UPDATE statements can also be used to update values in one table based on values in another table, also, it is possible to update more than one table with one UPDATE statement.

Suppose we have three tables that relates with each other:

  • cmusic (serves as the main table)
  • cmusic_genre (Table that holds name of genre and genre description)

These are what I have in all the tables…for…

cmusic_genre

SELECT genre_id, genre_name
FROM cmusic_genre;
					

+----------+-------------------+
| genre_id | genre_name        |
+----------+-------------------+
|        1 | Indie pop         |
|        2 | Progressive House |
|        3 | Folk and Root     |
|        4 | Afrobeat          |
+----------+-------------------+

I have more columns in the cmusic_genre, to save the display, this is all we need.

For the main table

cmusic table

SELECT music_id, artiste, title, genre_id, producer_id
FROM cmusic;
					

+----------+-----------------+-------------------------+----------+-------------+
| music_id | artiste         | title                   | genre_id | producer_id |
+----------+-----------------+-------------------------+----------+-------------+
|        1 | Avicii          | Silhouette              |        2 |           1 |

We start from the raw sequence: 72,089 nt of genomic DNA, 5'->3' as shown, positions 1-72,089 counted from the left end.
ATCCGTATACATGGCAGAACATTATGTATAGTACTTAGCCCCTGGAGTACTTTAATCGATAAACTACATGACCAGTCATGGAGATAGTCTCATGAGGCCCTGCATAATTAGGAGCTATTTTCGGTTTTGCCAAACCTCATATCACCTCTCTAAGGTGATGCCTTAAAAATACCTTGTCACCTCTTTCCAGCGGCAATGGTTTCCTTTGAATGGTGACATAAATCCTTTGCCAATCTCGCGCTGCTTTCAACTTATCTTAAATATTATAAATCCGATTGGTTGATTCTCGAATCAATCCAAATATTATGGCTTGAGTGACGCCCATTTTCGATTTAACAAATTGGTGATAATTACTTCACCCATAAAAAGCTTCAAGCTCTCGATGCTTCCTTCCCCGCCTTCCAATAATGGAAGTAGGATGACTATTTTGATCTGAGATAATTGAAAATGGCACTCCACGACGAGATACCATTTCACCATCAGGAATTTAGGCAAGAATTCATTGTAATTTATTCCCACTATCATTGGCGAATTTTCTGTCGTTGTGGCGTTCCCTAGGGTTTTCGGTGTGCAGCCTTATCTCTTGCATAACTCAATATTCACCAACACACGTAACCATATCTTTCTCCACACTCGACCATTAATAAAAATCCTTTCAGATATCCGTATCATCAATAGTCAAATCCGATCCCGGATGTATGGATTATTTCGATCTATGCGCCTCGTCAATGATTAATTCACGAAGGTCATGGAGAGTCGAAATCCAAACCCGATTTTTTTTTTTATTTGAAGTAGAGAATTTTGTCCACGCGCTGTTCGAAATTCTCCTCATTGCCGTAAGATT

|        2 | Beautiful Nubia | Higher Steps            |        3 |           3 |
|        3 | Beautiful Nubia | Tables Turn             |        3 |           3 |
|        4 | Fela            | Observation Is No Crime |        4 |           4 |
|        5 | Avicii          | Levels                  |        2 |           1 |
|        6 | Fela            | Colonial Mentality      |        4 |           4 |
|        7 | Asa             | Jailer                  |        1 |           2 |
+----------+-----------------+-------------------------+----------+-------------+

Looking at the table, you’ll see they have something in common, cmusic_genre has a reference id that can be linked with the cmusic table since that has its ids’.

I’ll change the genre_id of Indie pop from 1 to 10 while also making sure it get updated in the main table, to do that, I’ll execute:

UPDATE cmusic_genre, cmusic
SET cmusic_genre.genre_id = 10, cmusic.genre_id = 10
WHERE cmusic_genre.genre_id = 1
      AND cmusic.genre_id = cmusic_genre.genre_id;

Don’t get confused, this is what the SQL statement is doing:

UPDATE cmusic,genre, cmusic– This is telling UPDATE to get prepared for updates on 2 tables

SET cmusic_genre.genre_id = 10, cmusic.genre_id = 10– This set whatever we want to update, in this case, I am updating genre_id in both cmusic_genre and cmusic table to 10